Well, I never claimed to be the Brahan Seer! But the net impact of losing constituency seats could be marginal if their list vote holds up. 2007 was the high point, 2003 the low point, 2011 will be somewhere in between and their total is likely to fall from 47 to somewhere between 38 and 42. There are two potential threats to them, from a resurgent Scottish Green party and from a targeted Labour list strategy. And it’s in the maths – they are most at risk of losing at least a seat where they hoovered up last position on the lists. Thus, in central Scotland, if they lose Falkirk West they are unlikely also to lose a list seat but if they hold Falkirk West, that 5th regional seat is on a shoogly peg. The burd predicts that the SNP will have a net loss of one seat in Central Scotland, one seat in Glasgow, one seat in Highlands and Islands, two seats in Mid Scotland and Fife, one seat in West of Scotland and two seats in South of Scotland. They will not lose any in North East Scotland because they will either take Aberdeen South or keep their single regional seat.
- Labour’s new targeted list strategy will have marginal impact
In regions like Glasgow and West of Scotland where the number of seats gained totally outweighs the votes cast, the redistributive effect of the regional system means Labour is unlikely to pick up list seats in these areas. They will gain seats on the night because they pick up constituencies from both the SNP and the Lib Dems. Voters will be going home because the Tory bogeyman is back, the Lib Dems have climbed into bed with them and the SNP have run out of steam. Thus, Labour will regain Edinburgh East & Musselburgh, Dunfermline West, Stirling, Fife Central, Livingston and Cunningham North. Not sure what will happen in Govan (as was), Kilmarnock and Loudoun (or Kilmarnock and Irvine Valley as the seat is now called), Ochil and Western Isles. I reckon they’ll stay away. And this is where their targeted list strategy should come into play, ensuring that Labour picks up more seats in these regions from the list than previously.
- Mid Scotland and Fife and South of Scotland will provide all the action
There is likely to be more change in the outcomes in these two regions than in any of the others. The SNP could lose all the constituency seats it gained in Mid Scotland and Fife but make it up on the lists. Labour could retake all its losses but still gain at least one seat because it is now targeting the second vote in constituencies like Perth and Tayside North (I know they have all got new names and boundaries but you know what I mean). South of Scotland is the big unknown because of the shift of Kilmarnock and Irvine Valley. The SNP has always managed to do very well on both votes in this seat with it being largely 50-50 between them and Labour. Thus, if the SNP holds the seat, Labour might gain one on the list . But not necessarily at the SNP’s expense, especially if Tweeddale stays Lib Dem. They in fact are most at risk of losing a list seat – it’s the maths, people! – but if the SNP vote falls generally across the region, they risk losing a list seat too. If Labour’s targeting works, they might retake Kilmarnock AND still gain a list seat. It is these regions that are likely to have the greatest impact on which party forms the next Scottish Government.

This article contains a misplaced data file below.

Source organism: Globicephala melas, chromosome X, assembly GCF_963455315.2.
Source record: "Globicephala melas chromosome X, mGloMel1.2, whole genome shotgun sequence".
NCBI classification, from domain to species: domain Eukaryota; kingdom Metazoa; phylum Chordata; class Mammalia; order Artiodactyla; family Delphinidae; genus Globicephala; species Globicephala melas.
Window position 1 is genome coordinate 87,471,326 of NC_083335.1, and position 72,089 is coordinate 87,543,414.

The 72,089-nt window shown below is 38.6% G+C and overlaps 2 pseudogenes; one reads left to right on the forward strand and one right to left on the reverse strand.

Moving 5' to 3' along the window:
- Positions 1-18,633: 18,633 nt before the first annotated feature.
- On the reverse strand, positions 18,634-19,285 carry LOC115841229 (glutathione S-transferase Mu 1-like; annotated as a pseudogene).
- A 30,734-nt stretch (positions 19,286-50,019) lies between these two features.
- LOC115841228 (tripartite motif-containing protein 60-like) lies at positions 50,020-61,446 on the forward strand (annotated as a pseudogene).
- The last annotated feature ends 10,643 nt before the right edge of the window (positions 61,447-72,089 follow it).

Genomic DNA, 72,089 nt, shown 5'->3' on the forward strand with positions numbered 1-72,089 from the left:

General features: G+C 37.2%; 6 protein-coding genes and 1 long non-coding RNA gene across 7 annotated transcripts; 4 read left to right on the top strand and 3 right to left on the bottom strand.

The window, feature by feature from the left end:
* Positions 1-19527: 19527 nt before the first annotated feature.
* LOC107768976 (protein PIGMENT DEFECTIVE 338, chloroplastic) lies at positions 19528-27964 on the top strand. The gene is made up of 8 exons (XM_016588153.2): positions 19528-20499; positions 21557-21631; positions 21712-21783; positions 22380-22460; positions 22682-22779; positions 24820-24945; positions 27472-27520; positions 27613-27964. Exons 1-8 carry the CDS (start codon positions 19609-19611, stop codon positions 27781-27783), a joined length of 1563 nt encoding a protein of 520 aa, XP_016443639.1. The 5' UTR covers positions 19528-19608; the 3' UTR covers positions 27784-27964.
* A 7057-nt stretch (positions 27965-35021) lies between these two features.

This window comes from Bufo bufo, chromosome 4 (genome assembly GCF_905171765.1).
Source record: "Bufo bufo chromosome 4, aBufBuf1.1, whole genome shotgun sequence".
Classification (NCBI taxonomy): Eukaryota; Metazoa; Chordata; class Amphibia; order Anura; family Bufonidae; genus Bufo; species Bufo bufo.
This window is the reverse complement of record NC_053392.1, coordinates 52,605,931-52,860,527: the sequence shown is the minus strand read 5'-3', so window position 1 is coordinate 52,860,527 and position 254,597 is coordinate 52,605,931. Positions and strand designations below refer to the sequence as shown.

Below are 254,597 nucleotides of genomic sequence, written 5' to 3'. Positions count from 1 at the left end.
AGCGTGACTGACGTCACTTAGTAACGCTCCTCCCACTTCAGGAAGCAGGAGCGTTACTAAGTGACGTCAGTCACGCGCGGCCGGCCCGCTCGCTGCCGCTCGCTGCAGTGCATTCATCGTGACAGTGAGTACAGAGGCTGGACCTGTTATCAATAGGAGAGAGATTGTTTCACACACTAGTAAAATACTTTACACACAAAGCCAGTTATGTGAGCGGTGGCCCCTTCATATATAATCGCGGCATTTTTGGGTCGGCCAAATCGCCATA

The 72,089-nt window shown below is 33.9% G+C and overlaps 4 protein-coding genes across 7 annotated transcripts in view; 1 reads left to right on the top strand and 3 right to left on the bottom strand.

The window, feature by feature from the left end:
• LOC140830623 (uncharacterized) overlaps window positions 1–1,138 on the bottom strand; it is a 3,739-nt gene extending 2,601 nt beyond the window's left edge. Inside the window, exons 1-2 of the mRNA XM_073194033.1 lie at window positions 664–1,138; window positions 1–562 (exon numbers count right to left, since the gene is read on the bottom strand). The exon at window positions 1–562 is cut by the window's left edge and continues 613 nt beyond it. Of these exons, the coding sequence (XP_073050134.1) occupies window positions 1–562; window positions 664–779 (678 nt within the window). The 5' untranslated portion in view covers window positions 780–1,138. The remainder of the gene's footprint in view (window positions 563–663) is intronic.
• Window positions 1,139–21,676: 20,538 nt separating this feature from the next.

Of course, there are other factors at play, not least the notional impact of boundary changes and the volatility of the voters – I reckon more votes will shift in the actual four week campaign than at any previous recent election – but ultimately it all comes down to the maths and the turnout in key marginal seats, regions and groups of voters. Whisper it, but this election will probably be decided by about 50,000 voters in only a handful of seats. The party that works out who they are and woos them effectively will gain the keys to Bute House.